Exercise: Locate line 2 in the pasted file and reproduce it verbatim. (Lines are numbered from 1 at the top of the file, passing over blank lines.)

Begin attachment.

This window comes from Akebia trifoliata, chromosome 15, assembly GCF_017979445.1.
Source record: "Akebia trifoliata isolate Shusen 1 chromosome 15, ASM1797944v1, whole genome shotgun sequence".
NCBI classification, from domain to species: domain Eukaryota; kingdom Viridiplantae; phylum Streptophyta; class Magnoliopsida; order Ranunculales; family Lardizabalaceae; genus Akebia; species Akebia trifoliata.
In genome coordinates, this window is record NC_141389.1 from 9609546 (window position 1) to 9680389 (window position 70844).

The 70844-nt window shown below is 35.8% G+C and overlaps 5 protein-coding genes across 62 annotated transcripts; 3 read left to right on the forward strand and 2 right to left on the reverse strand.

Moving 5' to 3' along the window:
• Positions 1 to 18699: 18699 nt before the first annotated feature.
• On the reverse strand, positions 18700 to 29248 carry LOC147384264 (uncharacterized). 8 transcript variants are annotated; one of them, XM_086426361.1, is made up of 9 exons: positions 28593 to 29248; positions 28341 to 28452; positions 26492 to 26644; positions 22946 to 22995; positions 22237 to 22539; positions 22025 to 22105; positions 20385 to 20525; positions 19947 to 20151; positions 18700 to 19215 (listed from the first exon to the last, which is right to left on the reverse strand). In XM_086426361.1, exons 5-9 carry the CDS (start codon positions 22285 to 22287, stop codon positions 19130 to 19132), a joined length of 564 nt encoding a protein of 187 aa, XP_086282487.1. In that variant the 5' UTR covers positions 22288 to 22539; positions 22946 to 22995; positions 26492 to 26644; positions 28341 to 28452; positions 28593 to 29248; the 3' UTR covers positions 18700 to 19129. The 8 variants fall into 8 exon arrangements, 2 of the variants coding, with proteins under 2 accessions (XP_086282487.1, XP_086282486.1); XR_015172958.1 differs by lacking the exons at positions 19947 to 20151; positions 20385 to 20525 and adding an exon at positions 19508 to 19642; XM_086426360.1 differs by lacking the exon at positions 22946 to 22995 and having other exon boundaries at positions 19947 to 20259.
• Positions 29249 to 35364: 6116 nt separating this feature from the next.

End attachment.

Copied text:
Source record: "Akebia trifoliata isolate Shusen 1 chromosome 15, ASM1797944v1, whole genome shotgun sequence".